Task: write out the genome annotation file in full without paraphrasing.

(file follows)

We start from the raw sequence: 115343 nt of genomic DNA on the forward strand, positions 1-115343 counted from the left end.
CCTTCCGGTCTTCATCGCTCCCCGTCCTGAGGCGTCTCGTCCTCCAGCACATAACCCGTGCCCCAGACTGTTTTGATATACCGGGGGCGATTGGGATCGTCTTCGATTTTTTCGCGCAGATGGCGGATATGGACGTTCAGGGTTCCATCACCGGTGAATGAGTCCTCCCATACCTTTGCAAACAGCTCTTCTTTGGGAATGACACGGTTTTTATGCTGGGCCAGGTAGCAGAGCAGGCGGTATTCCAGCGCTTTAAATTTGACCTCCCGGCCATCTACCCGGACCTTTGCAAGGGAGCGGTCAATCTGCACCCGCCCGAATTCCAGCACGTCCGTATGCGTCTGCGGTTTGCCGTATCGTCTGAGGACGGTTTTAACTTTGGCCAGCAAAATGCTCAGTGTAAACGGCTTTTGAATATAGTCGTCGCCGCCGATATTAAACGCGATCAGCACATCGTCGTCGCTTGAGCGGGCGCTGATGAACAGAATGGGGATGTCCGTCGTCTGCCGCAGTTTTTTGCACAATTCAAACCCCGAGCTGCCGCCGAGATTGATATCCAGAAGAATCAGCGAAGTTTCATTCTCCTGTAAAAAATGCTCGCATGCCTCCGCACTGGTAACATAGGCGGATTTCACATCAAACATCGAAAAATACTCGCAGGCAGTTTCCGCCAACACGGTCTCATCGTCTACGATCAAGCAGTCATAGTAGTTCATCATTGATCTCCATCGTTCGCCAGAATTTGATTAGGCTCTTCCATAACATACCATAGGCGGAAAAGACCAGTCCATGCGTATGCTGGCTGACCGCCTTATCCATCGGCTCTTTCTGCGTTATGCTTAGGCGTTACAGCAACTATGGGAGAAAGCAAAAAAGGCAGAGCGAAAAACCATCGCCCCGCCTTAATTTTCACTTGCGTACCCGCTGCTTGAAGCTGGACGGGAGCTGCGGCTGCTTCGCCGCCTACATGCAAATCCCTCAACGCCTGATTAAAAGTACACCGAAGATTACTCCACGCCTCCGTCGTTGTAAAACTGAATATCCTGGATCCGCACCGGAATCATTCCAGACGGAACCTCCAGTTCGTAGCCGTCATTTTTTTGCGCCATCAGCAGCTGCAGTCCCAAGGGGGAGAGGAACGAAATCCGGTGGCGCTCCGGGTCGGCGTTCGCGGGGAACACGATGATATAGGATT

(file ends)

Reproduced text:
We start from the raw sequence: 115343 nt of genomic DNA on the forward strand, positions 1-115343 counted from the left end.
CCTTCCGGTCTTCATCGCTCCCCGTCCTGAGGCGTCTCGTCCTCCAGCACATAACCCGTGCCCCAGACTGTTTTGATATACCGGGGGCGATTGGGATCGTCTTCGATTTTTTCGCGCAGATGGCGGATATGGACGTTCAGGGTTCCATCACCGGTGAATGAGTCCTCCCATACCTTTGCAAACAGCTCTTCTTTGGGAATGACACGGTTTTTATGCTGGGCCAGGTAGCAGAGCAGGCGGTATTCCAGCGCTTTAAATTTGACCTCCCGGCCATCTACCCGGACCTTTGCAAGGGAGCGGTCAATCTGCACCCGCCCGAATTCCAGCACGTCCGTATGCGTCTGCGGTTTGCCGTATCGTCTGAGGACGGTTTTAACTTTGGCCAGCAAAATGCTCAGTGTAAACGGCTTTTGAATATAGTCGTCGCCGCCGATATTAAACGCGATCAGCACATCGTCGTCGCTTGAGCGGGCGCTGATGAACAGAATGGGGATGTCCGTCGTCTGCCGCAGTTTTTTGCACAATTCAAACCCCGAGCTGCCGCCGAGATTGATATCCAGAAGAATCAGCGAAGTTTCATTCTCCTGTAAAAAATGCTCGCATGCCTCCGCACTGGTAACATAGGCGGATTTCACATCAAACATCGAAAAATACTCGCAGGCAGTTTCCGCCAACACGGTCTCATCGTCTACGATCAAGCAGTCATAGTAGTTCATCATTGATCTCCATCGTTCGCCAGAATTTGATTAGGCTCTTCCATAACATACCATAGGCGGAAAAGACCAGTCCATGCGTATGCTGGCTGACCGCCTTATCCATCGGCTCTTTCTGCGTTATGCTTAGGCGTTACAGCAACTATGGGAGAAAGCAAAAAAGGCAGAGCGAAAAACCATCGCCCCGCCTTAATTTTCACTTGCGTACCCGCTGCTTGAAGCTGGACGGGAGCTGCGGCTGCTTCGCCGCCTACATGCAAATCCCTCAACGCCTGATTAAAAGTACACCGAAGATTACTCCACGCCTCCGTCGTTGTAAAACTGAATATCCTGGATCCGCACCGGAATCATTCCAGACGGAACCTCCAGTTCGTAGCCGTCATTTTTTTGCGCCATCAGCAGCTGCAGTCCCAAGGGGGAGAGGAACGAAATCCGGTGGCGCTCCGGGTCGGCGTTCGCGGGGAACACGATGATATAGGATT